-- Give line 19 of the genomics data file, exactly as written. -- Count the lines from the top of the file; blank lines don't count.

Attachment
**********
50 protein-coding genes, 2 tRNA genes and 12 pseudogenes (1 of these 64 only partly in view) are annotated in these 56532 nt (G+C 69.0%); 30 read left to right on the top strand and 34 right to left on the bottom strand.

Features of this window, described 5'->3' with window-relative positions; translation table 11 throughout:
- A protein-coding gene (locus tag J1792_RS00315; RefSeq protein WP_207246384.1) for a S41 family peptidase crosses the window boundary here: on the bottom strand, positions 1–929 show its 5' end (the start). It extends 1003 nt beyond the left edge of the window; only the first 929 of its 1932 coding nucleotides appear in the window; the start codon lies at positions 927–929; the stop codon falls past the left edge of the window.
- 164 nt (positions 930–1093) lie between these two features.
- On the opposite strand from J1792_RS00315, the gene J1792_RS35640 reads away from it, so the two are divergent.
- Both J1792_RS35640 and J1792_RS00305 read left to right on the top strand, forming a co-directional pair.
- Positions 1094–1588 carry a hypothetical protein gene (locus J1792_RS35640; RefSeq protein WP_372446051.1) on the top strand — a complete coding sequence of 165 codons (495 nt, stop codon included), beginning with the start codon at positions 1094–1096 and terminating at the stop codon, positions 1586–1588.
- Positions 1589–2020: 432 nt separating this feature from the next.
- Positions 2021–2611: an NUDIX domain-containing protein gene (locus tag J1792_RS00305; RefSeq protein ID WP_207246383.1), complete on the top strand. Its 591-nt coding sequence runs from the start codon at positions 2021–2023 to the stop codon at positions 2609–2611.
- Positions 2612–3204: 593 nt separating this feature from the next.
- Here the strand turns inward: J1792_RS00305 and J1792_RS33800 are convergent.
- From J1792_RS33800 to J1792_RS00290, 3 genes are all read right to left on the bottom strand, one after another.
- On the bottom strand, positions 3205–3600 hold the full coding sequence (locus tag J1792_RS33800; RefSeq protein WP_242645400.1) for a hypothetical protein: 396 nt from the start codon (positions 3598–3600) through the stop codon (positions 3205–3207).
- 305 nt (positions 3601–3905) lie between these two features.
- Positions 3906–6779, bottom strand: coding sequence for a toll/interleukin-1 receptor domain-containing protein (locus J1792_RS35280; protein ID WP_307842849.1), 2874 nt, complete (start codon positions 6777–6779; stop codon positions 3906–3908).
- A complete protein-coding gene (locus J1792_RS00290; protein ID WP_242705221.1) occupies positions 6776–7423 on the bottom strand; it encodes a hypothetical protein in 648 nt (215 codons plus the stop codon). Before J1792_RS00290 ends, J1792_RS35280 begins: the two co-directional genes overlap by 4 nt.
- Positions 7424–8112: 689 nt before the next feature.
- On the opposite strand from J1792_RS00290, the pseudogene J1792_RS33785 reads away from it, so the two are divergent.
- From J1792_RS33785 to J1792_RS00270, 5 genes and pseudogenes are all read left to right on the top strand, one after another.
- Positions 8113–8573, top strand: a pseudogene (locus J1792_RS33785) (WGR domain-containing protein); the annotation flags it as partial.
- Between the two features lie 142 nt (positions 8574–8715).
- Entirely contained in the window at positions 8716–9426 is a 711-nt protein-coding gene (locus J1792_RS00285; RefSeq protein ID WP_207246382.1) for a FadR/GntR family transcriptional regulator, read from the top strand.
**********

- From J1792_RS33785 to J1792_RS00270, 5 genes and pseudogenes are all read left to right on the top strand, one after another.